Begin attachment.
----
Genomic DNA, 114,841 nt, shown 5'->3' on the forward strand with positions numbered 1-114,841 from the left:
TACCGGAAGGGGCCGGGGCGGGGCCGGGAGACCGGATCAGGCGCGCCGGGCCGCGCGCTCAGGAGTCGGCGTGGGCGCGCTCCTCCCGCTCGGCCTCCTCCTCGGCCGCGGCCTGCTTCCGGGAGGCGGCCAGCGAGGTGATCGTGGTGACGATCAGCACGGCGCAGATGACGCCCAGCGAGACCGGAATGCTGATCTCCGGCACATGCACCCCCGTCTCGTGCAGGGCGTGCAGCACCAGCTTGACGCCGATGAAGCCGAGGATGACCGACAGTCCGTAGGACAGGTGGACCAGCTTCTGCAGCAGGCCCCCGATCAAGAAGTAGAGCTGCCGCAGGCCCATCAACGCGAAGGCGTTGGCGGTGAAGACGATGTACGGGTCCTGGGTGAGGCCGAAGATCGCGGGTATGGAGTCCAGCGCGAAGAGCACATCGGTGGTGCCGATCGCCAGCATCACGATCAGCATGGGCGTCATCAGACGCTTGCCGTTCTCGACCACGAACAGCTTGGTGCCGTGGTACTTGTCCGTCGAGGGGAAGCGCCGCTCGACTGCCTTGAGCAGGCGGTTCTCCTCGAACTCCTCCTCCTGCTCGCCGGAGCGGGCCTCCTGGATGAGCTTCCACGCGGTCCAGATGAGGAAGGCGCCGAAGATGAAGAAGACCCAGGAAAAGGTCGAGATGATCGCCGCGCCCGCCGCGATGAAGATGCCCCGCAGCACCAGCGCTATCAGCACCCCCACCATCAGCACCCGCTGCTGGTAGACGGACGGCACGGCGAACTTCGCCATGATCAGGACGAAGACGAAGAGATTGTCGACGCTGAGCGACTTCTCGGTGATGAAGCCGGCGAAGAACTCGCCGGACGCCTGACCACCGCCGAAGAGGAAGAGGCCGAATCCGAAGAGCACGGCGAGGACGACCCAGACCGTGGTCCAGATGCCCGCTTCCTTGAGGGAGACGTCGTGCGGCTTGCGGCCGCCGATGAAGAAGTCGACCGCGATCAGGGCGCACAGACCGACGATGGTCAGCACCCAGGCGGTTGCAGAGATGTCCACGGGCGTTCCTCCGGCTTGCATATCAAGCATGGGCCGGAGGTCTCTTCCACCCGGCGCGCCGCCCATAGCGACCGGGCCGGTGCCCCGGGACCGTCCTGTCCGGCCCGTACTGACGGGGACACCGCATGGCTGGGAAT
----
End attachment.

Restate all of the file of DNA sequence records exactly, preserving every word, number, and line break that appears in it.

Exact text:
Genomic DNA, 114,841 nt, shown 5'->3' on the forward strand with positions numbered 1-114,841 from the left:
TACCGGAAGGGGCCGGGGCGGGGCCGGGAGACCGGATCAGGCGCGCCGGGCCGCGCGCTCAGGAGTCGGCGTGGGCGCGCTCCTCCCGCTCGGCCTCCTCCTCGGCCGCGGCCTGCTTCCGGGAGGCGGCCAGCGAGGTGATCGTGGTGACGATCAGCACGGCGCAGATGACGCCCAGCGAGACCGGAATGCTGATCTCCGGCACATGCACCCCCGTCTCGTGCAGGGCGTGCAGCACCAGCTTGACGCCGATGAAGCCGAGGATGACCGACAGTCCGTAGGACAGGTGGACCAGCTTCTGCAGCAGGCCCCCGATCAAGAAGTAGAGCTGCCGCAGGCCCATCAACGCGAAGGCGTTGGCGGTGAAGACGATGTACGGGTCCTGGGTGAGGCCGAAGATCGCGGGTATGGAGTCCAGCGCGAAGAGCACATCGGTGGTGCCGATCGCCAGCATCACGATCAGCATGGGCGTCATCAGACGCTTGCCGTTCTCGACCACGAACAGCTTGGTGCCGTGGTACTTGTCCGTCGAGGGGAAGCGCCGCTCGACTGCCTTGAGCAGGCGGTTCTCCTCGAACTCCTCCTCCTGCTCGCCGGAGCGGGCCTCCTGGATGAGCTTCCACGCGGTCCAGATGAGGAAGGCGCCGAAGATGAAGAAGACCCAGGAAAAGGTCGAGATGATCGCCGCGCCCGCCGCGATGAAGATGCCCCGCAGCACCAGCGCTATCAGCACCCCCACCATCAGCACCCGCTGCTGGTAGACGGACGGCACGGCGAACTTCGCCATGATCAGGACGAAGACGAAGAGATTGTCGACGCTGAGCGACTTCTCGGTGATGAAGCCGGCGAAGAACTCGCCGGACGCCTGACCACCGCCGAAGAGGAAGAGGCCGAATCCGAAGAGCACGGCGAGGACGACCCAGACCGTGGTCCAGATGCCCGCTTCCTTGAGGGAGACGTCGTGCGGCTTGCGGCCGCCGATGAAGAAGTCGACCGCGATCAGGGCGCACAGACCGACGATGGTCAGCACCCAGGCGGTTGCAGAGATGTCCACGGGCGTTCCTCCGGCTTGCATATCAAGCATGGGCCGGAGGTCTCTTCCACCCGGCGCGCCGCCCATAGCGACCGGGCCGGTGCCCCGGGACCGTCCTGTCCGGCCCGTACTGACGGGGACACCGCATGGCTGGGAAT